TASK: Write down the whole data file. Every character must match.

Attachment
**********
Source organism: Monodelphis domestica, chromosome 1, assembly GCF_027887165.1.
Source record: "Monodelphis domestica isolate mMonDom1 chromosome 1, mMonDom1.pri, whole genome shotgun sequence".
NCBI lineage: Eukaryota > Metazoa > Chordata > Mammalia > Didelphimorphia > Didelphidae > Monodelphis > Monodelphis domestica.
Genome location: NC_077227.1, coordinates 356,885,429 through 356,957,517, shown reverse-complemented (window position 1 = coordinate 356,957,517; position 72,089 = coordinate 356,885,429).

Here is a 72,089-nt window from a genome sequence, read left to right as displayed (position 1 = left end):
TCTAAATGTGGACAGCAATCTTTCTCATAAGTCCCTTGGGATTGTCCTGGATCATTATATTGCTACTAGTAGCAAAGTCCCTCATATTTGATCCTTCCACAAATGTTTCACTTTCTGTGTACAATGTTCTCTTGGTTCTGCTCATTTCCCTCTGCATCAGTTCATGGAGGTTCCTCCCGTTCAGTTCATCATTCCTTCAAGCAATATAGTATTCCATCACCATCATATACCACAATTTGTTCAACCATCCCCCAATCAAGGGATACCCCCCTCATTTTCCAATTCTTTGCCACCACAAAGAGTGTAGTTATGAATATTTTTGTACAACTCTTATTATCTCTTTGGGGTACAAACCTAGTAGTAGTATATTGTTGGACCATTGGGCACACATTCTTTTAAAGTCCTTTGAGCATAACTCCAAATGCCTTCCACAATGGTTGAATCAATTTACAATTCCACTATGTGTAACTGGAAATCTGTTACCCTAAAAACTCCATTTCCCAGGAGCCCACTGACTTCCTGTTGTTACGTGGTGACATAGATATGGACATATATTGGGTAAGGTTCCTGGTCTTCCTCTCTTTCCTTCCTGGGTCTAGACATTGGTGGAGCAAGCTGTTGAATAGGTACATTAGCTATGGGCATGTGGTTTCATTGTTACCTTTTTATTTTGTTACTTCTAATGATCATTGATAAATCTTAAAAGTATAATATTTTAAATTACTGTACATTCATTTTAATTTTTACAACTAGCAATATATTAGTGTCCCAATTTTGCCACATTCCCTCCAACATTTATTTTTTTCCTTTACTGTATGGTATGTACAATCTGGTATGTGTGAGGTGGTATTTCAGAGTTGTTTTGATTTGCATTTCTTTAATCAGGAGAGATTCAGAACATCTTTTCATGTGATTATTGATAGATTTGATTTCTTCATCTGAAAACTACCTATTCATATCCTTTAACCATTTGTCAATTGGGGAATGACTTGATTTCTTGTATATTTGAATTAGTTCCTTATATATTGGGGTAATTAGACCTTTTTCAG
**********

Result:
Source organism: Monodelphis domestica, chromosome 1, assembly GCF_027887165.1.
Source record: "Monodelphis domestica isolate mMonDom1 chromosome 1, mMonDom1.pri, whole genome shotgun sequence".
NCBI lineage: Eukaryota > Metazoa > Chordata > Mammalia > Didelphimorphia > Didelphidae > Monodelphis > Monodelphis domestica.
Genome location: NC_077227.1, coordinates 356,885,429 through 356,957,517, shown reverse-complemented (window position 1 = coordinate 356,957,517; position 72,089 = coordinate 356,885,429).

Here is a 72,089-nt window from a genome sequence, read left to right as displayed (position 1 = left end):
TCTAAATGTGGACAGCAATCTTTCTCATAAGTCCCTTGGGATTGTCCTGGATCATTATATTGCTACTAGTAGCAAAGTCCCTCATATTTGATCCTTCCACAAATGTTTCACTTTCTGTGTACAATGTTCTCTTGGTTCTGCTCATTTCCCTCTGCATCAGTTCATGGAGGTTCCTCCCGTTCAGTTCATCATTCCTTCAAGCAATATAGTATTCCATCACCATCATATACCACAATTTGTTCAACCATCCCCCAATCAAGGGATACCCCCCTCATTTTCCAATTCTTTGCCACCACAAAGAGTGTAGTTATGAATATTTTTGTACAACTCTTATTATCTCTTTGGGGTACAAACCTAGTAGTAGTATATTGTTGGACCATTGGGCACACATTCTTTTAAAGTCCTTTGAGCATAACTCCAAATGCCTTCCACAATGGTTGAATCAATTTACAATTCCACTATGTGTAACTGGAAATCTGTTACCCTAAAAACTCCATTTCCCAGGAGCCCACTGACTTCCTGTTGTTACGTGGTGACATAGATATGGACATATATTGGGTAAGGTTCCTGGTCTTCCTCTCTTTCCTTCCTGGGTCTAGACATTGGTGGAGCAAGCTGTTGAATAGGTACATTAGCTATGGGCATGTGGTTTCATTGTTACCTTTTTATTTTGTTACTTCTAATGATCATTGATAAATCTTAAAAGTATAATATTTTAAATTACTGTACATTCATTTTAATTTTTACAACTAGCAATATATTAGTGTCCCAATTTTGCCACATTCCCTCCAACATTTATTTTTTTCCTTTACTGTATGGTATGTACAATCTGGTATGTGTGAGGTGGTATTTCAGAGTTGTTTTGATTTGCATTTCTTTAATCAGGAGAGATTCAGAACATCTTTTCATGTGATTATTGATAGATTTGATTTCTTCATCTGAAAACTACCTATTCATATCCTTTAACCATTTGTCAATTGGGGAATGACTTGATTTCTTGTATATTTGAATTAGTTCCTTATATATTGGGGTAATTAGACCTTTTTCAG